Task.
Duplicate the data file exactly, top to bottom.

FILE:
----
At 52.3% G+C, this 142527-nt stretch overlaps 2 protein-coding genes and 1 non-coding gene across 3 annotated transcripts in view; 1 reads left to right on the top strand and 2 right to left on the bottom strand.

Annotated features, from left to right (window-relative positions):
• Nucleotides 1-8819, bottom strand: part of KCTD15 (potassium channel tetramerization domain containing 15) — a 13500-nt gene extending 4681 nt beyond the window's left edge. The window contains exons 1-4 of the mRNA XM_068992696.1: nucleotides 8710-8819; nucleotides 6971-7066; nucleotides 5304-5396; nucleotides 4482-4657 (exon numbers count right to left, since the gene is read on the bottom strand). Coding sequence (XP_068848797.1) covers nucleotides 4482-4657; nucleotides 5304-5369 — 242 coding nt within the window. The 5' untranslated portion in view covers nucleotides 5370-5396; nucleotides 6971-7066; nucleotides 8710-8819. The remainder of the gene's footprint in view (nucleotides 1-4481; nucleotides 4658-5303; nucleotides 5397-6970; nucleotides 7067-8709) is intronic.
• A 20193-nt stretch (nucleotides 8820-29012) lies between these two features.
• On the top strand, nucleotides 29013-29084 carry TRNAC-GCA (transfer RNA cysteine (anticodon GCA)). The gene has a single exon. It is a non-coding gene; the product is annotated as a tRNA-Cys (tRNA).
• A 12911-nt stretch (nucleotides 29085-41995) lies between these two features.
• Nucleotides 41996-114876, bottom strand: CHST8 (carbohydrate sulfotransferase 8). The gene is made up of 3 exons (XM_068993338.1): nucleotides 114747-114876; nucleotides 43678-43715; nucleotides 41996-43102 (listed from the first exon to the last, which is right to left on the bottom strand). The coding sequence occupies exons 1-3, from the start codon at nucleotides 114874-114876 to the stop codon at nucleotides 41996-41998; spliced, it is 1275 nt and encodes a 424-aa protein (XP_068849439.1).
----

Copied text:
At 52.3% G+C, this 142527-nt stretch overlaps 2 protein-coding genes and 1 non-coding gene across 3 annotated transcripts in view; 1 reads left to right on the top strand and 2 right to left on the bottom strand.

Annotated features, from left to right (window-relative positions):
• Nucleotides 1-8819, bottom strand: part of KCTD15 (potassium channel tetramerization domain containing 15) — a 13500-nt gene extending 4681 nt beyond the window's left edge. The window contains exons 1-4 of the mRNA XM_068992696.1: nucleotides 8710-8819; nucleotides 6971-7066; nucleotides 5304-5396; nucleotides 4482-4657 (exon numbers count right to left, since the gene is read on the bottom strand). Coding sequence (XP_068848797.1) covers nucleotides 4482-4657; nucleotides 5304-5369 — 242 coding nt within the window. The 5' untranslated portion in view covers nucleotides 5370-5396; nucleotides 6971-7066; nucleotides 8710-8819. The remainder of the gene's footprint in view (nucleotides 1-4481; nucleotides 4658-5303; nucleotides 5397-6970; nucleotides 7067-8709) is intronic.
• A 20193-nt stretch (nucleotides 8820-29012) lies between these two features.
• On the top strand, nucleotides 29013-29084 carry TRNAC-GCA (transfer RNA cysteine (anticodon GCA)). The gene has a single exon. It is a non-coding gene; the product is annotated as a tRNA-Cys (tRNA).
• A 12911-nt stretch (nucleotides 29085-41995) lies between these two features.
• Nucleotides 41996-114876, bottom strand: CHST8 (carbohydrate sulfotransferase 8). The gene is made up of 3 exons (XM_068993338.1): nucleotides 114747-114876; nucleotides 43678-43715; nucleotides 41996-43102 (listed from the first exon to the last, which is right to left on the bottom strand). The coding sequence occupies exons 1-3, from the start codon at nucleotides 114874-114876 to the stop codon at nucleotides 41996-41998; spliced, it is 1275 nt and encodes a 424-aa protein (XP_068849439.1).